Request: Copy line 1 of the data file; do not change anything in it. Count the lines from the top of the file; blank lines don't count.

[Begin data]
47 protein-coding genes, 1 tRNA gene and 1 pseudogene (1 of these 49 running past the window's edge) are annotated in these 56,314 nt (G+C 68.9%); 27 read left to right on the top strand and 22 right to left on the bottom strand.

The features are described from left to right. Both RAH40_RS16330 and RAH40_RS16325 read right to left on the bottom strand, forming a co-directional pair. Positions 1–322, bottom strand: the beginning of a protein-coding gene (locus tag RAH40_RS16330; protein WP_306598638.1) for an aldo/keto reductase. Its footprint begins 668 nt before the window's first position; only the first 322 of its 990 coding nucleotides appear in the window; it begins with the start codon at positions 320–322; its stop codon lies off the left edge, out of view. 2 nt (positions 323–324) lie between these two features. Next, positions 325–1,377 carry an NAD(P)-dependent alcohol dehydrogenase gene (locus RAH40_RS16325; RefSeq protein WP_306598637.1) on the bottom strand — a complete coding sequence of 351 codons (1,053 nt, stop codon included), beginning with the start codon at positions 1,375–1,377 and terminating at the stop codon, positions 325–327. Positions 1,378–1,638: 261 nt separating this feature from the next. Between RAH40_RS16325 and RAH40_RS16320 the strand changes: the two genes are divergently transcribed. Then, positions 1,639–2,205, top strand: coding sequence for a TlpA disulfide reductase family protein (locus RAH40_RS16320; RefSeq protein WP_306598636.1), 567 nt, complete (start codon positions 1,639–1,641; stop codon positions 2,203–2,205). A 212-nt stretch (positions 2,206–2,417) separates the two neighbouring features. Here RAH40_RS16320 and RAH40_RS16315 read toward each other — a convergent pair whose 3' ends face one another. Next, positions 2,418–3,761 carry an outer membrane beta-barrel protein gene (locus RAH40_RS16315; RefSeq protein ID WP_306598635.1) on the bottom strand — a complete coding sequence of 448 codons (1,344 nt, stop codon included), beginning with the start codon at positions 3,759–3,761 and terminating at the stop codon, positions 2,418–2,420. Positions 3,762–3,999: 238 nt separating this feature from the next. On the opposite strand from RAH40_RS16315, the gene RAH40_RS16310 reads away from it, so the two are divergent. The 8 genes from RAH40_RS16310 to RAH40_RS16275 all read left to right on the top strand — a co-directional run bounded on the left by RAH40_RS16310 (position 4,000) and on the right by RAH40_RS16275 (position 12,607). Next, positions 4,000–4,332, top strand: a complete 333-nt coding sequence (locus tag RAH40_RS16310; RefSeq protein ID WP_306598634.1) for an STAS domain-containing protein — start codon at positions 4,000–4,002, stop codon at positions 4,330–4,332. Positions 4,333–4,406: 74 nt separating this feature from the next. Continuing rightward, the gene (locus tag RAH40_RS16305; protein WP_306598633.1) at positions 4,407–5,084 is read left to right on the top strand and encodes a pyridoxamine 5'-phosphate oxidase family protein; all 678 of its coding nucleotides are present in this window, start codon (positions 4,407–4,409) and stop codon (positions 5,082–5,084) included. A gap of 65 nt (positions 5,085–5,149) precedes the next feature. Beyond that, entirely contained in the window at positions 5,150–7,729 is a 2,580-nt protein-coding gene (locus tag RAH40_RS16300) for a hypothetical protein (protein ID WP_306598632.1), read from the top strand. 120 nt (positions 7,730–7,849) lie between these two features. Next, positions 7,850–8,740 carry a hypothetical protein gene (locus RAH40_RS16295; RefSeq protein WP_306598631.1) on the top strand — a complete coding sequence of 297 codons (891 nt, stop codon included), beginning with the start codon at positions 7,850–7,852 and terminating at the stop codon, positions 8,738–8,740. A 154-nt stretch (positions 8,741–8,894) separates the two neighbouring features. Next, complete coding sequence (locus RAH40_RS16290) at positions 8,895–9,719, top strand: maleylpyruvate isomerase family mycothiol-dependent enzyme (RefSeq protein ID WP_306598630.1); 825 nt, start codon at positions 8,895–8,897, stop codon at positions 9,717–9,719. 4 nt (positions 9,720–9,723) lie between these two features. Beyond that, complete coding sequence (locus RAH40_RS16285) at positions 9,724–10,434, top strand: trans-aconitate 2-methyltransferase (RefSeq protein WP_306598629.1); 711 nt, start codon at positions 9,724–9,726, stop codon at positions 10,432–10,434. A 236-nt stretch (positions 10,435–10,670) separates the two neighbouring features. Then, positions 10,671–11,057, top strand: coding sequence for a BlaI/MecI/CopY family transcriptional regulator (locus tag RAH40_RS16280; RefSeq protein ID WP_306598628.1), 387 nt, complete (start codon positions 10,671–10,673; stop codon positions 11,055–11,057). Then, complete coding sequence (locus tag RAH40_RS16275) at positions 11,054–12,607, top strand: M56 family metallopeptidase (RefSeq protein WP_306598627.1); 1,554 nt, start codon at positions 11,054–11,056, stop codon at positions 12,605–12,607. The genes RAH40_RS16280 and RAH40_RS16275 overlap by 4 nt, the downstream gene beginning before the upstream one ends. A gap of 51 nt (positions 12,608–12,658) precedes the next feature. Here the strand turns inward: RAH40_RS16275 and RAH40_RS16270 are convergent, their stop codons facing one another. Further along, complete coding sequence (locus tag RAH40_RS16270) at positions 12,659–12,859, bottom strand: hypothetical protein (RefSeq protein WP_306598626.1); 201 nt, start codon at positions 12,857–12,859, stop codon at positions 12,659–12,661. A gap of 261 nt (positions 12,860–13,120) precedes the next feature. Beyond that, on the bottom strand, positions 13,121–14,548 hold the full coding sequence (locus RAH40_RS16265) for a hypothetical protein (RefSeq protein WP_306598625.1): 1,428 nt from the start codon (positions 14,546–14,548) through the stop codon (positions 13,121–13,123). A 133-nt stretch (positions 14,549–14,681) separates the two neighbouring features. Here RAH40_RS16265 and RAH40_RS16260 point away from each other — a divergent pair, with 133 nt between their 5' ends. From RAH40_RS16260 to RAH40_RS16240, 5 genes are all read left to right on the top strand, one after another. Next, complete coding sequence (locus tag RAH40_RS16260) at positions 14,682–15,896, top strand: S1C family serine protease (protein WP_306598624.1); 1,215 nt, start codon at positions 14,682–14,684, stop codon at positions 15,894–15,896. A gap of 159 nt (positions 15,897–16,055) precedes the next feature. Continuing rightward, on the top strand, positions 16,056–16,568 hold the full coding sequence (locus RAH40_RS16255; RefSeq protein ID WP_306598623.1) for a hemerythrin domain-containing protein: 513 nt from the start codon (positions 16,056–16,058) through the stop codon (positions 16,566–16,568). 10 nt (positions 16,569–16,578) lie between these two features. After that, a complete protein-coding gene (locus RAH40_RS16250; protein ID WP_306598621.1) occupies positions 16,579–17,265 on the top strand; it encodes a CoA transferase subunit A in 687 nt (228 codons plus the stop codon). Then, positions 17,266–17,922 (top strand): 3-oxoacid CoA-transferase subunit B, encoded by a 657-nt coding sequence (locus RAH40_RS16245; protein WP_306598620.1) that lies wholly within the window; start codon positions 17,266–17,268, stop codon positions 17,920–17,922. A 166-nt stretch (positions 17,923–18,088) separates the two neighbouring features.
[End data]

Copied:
47 protein-coding genes, 1 tRNA gene and 1 pseudogene (1 of these 49 running past the window's edge) are annotated in these 56,314 nt (G+C 68.9%); 27 read left to right on the top strand and 22 right to left on the bottom strand.